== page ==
Development of Collingwood's Conception of Historical Object

Indian Philosophical Quarterly 17 (2):211 (1990)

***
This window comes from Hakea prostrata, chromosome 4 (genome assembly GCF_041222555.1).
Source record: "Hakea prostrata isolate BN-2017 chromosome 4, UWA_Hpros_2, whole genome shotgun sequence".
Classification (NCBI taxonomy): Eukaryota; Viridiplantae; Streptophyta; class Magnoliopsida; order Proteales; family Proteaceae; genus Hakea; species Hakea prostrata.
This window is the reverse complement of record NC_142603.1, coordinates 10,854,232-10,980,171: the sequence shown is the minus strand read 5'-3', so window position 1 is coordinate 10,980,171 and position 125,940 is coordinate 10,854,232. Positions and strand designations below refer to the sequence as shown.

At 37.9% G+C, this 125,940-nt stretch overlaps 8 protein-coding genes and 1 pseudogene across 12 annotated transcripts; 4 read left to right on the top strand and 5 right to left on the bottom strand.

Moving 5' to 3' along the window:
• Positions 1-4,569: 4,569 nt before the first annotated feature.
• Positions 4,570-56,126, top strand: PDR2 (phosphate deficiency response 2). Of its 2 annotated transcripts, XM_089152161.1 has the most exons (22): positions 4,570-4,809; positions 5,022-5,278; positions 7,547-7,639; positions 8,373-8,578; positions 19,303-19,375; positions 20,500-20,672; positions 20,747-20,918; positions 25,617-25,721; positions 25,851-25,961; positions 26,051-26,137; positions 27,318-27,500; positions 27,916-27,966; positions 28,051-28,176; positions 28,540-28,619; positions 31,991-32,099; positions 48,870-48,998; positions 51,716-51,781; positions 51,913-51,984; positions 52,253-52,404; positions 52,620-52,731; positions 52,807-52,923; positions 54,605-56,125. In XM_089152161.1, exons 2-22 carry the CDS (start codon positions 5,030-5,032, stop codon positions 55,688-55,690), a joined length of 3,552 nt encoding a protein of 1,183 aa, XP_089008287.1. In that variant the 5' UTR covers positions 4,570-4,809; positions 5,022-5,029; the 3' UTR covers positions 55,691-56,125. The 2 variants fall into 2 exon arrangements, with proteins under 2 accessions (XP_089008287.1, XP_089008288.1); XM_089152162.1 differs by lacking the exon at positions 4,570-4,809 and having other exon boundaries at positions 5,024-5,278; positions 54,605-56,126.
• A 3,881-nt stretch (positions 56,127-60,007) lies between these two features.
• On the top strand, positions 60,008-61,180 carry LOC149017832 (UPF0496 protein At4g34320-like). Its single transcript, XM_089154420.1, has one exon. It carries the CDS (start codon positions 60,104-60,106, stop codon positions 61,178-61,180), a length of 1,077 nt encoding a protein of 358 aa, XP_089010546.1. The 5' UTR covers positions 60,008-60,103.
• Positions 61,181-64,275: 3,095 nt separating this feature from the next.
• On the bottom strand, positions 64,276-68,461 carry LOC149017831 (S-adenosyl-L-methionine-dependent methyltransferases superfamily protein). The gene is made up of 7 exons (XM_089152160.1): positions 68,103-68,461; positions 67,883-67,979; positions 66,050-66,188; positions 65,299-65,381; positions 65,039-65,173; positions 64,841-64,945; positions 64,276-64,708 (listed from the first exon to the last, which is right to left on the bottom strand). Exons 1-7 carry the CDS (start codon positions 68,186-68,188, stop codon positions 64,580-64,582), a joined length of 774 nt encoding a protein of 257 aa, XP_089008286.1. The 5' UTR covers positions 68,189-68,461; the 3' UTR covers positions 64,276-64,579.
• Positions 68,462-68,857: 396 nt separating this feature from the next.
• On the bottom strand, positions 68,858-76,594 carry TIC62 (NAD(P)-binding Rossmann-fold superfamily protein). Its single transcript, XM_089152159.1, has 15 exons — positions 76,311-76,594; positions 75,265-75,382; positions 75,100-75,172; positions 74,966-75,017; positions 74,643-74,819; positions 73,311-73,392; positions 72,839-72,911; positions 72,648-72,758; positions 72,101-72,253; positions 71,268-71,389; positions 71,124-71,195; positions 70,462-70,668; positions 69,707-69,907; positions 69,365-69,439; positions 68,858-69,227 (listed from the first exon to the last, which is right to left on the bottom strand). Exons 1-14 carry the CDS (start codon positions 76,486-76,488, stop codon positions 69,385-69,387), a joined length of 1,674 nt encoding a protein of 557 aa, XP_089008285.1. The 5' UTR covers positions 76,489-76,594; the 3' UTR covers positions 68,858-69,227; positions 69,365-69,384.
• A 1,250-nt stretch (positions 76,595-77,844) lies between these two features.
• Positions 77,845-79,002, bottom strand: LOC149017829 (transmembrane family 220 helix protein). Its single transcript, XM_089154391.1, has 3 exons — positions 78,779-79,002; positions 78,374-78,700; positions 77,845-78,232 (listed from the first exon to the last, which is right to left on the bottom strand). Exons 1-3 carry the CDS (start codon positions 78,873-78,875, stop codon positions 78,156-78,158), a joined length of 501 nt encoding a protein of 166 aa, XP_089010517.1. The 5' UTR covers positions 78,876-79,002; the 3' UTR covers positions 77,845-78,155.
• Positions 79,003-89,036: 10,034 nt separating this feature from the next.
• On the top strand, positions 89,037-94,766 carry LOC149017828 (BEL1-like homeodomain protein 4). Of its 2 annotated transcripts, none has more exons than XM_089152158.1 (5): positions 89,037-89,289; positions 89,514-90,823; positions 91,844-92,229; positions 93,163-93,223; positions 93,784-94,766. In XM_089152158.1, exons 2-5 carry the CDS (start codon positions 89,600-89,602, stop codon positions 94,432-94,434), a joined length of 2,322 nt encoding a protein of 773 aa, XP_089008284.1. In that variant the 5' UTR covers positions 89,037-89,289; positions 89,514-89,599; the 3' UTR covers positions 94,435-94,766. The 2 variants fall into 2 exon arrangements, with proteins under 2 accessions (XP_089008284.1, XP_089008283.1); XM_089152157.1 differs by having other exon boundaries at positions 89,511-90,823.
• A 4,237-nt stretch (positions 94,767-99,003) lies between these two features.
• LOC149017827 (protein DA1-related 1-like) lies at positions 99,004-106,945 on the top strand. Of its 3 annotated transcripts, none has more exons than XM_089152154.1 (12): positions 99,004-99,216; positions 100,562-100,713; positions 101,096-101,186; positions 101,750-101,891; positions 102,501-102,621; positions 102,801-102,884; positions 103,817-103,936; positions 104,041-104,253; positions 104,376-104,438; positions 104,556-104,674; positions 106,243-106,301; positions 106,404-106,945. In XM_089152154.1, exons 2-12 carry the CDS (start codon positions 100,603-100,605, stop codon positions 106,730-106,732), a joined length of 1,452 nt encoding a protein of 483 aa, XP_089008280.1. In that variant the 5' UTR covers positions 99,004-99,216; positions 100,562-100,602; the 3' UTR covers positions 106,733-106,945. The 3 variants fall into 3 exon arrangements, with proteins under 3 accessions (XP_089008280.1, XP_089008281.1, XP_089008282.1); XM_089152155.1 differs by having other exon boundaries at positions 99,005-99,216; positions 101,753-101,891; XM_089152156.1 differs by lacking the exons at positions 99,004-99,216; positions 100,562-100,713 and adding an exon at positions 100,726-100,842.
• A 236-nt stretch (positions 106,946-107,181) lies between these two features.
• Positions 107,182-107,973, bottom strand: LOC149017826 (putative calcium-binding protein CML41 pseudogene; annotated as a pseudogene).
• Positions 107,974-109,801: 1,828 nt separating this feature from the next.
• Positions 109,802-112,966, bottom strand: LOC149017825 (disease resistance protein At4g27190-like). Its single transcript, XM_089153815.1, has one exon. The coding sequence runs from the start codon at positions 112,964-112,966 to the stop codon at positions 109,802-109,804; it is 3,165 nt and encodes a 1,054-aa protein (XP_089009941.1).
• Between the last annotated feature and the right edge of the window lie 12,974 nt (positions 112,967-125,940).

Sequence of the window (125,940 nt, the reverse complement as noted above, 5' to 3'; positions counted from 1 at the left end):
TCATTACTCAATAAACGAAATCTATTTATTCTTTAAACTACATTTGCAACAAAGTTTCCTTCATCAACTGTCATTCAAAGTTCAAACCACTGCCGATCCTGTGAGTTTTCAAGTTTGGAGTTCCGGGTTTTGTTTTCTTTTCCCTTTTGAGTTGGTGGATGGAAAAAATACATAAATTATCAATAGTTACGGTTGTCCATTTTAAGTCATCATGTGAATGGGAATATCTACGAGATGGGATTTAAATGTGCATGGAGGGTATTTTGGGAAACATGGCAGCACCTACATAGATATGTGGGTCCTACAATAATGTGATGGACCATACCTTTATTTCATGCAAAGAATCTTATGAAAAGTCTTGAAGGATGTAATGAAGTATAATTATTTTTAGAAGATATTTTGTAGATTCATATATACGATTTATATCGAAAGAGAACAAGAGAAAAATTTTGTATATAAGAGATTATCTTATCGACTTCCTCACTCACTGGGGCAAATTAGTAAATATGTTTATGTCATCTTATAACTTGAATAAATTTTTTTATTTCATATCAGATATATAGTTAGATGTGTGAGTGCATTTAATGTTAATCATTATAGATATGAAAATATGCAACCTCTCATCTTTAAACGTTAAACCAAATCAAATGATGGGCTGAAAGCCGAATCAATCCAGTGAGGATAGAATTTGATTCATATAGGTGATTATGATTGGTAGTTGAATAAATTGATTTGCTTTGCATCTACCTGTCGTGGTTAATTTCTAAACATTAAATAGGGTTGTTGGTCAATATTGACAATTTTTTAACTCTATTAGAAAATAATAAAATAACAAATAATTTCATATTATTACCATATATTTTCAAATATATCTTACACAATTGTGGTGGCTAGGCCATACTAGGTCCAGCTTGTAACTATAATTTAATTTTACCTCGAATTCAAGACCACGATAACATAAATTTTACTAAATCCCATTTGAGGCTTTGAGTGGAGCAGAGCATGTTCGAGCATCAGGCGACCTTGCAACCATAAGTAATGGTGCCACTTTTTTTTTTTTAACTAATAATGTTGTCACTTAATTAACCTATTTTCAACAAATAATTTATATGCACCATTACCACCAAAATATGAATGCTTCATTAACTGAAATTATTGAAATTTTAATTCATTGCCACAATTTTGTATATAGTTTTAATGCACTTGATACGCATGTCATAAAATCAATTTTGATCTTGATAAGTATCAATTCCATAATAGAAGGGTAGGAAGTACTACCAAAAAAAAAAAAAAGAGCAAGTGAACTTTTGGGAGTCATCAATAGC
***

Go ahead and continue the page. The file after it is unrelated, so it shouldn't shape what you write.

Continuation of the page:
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For Collingwood philosophy of history is both epistemology and metaphysics of history. In his earlier work, Collingwood maintained that history is concerned with given fact. Thus, in Religion and Philosophy, Collingwood says, a historical fact has an independent existence. In Speculum Mentis, he says a historical fact is not limited by space-time rather it is the totality of facts or fact as such. Philosophical knowledge aims to gain self-knowledge. The knowing mind goes through the mediation of external worlds, art, religion, science, and history. Apparently, there is a strong Hegelian influence.In The New Leviathan, He began to regard history as a discourse to human actions. The fact is no longer given or perpetually in process of giving but as things made. In An Autobiography, Collingwood says, history is a world of human actions.In the Idea of History he says, history is "answering questions, concerned with human actions in the past; pursued by interpretation of evidence; and for the sake of human knowledge". In his mature thought, Collingwood abandoned Reaisim and came to realize history as a study of universal thought that is both subjective and objective.
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